Egyptian novelist Naguib Mahfouz received the Nobel Prize for Literature in 1988. He was the author of 40 novels, 350 short stories, and five plays. When I was in Palestine in 2003, I would read his Cairo Trilogy at night. Much later, when we were reading Arab Writers in Translation during and after the Arab Spring, we read his short novel, Karnak Café.
An interesting introduction to Mahfouz can be found in Mohamed Salmawy’s collection, Naguib Mahfouz at Sidi Gaber: Reflections of a Nobel Laureate, 1994-2001 (American University in Cairo Press, 2004). I recently completed a class during which we discussed the relationships among reading, remembering, and writing. One old-fashioned practice is keeping a commonplace book of significant excepts from one’s reading. The following passages from Salmawy and Mahfouz’s exchanges now make their way into my commonplace book, to serve as reminder, inspiration, and goad.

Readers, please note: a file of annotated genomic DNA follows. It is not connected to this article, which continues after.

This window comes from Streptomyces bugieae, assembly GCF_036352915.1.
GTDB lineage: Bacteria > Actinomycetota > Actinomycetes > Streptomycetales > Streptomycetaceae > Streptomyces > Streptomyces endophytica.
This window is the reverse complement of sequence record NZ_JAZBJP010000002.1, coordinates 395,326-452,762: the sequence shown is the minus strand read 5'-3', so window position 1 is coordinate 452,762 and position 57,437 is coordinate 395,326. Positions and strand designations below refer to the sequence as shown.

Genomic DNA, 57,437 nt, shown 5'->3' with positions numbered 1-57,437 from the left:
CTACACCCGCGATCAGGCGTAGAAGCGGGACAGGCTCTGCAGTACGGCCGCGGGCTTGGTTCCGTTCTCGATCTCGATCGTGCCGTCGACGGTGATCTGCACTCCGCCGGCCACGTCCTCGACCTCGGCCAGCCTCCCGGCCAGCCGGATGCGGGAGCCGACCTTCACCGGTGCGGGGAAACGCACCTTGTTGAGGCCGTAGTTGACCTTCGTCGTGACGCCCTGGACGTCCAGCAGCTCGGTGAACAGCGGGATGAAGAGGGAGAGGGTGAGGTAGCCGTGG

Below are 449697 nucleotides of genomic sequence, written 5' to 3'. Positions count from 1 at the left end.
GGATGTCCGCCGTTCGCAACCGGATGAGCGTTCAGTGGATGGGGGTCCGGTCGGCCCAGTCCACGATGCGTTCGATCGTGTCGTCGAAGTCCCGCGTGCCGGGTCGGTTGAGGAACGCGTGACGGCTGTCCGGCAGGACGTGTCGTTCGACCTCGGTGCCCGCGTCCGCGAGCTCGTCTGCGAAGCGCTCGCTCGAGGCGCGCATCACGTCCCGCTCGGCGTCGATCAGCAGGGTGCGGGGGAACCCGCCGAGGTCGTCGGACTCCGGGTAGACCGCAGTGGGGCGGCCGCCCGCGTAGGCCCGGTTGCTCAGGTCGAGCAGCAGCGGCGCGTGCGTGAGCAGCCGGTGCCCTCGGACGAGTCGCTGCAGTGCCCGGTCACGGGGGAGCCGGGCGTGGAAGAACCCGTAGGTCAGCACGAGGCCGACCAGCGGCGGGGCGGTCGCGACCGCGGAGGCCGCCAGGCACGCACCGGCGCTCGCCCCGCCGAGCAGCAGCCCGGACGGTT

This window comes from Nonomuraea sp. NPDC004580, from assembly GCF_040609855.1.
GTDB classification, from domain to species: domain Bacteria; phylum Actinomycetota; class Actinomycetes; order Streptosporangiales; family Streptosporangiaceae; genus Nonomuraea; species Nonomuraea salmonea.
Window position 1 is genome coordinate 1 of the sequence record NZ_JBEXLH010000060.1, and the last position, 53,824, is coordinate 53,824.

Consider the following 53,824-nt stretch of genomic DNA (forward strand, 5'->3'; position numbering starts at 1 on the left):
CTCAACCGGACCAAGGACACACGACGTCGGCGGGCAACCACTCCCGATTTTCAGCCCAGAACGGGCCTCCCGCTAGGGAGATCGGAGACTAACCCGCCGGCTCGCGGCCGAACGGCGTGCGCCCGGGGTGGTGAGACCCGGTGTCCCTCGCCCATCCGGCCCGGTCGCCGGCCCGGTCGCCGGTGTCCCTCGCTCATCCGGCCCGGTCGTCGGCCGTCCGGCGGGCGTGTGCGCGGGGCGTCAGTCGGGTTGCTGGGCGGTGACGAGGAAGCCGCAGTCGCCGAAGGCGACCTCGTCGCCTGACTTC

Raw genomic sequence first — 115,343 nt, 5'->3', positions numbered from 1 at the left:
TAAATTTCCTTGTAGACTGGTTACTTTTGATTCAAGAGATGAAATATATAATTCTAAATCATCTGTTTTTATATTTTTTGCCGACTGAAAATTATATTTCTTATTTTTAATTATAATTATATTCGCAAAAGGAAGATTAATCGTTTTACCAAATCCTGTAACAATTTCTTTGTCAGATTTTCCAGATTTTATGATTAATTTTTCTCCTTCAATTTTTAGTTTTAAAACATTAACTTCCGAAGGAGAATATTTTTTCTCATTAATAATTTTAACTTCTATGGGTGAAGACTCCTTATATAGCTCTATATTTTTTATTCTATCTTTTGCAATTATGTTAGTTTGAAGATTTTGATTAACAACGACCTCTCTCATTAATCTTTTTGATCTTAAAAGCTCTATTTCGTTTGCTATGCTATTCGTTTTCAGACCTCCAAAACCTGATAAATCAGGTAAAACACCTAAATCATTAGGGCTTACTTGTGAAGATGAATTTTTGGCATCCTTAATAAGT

I have read voraciously throughout my life. Every time I was interested in a subject – and my interests were always diverse – I would read everything I could lay my hands on, however remotely related. I would go to the National Library to read the classics, and regularly frequented the bookstores that sold works in modern literature. I read novels, of course, but also history, philosophy, politics, science…. Human curiosity is limitless, but one life is nowhere near enough to satisfy it. 12
“Writing” – expressing my ideas and thoughts – is, for me, the moment when the ink begins to flow through the pen and onto the paper. I know of no other way. 20 Read the rest of this entry »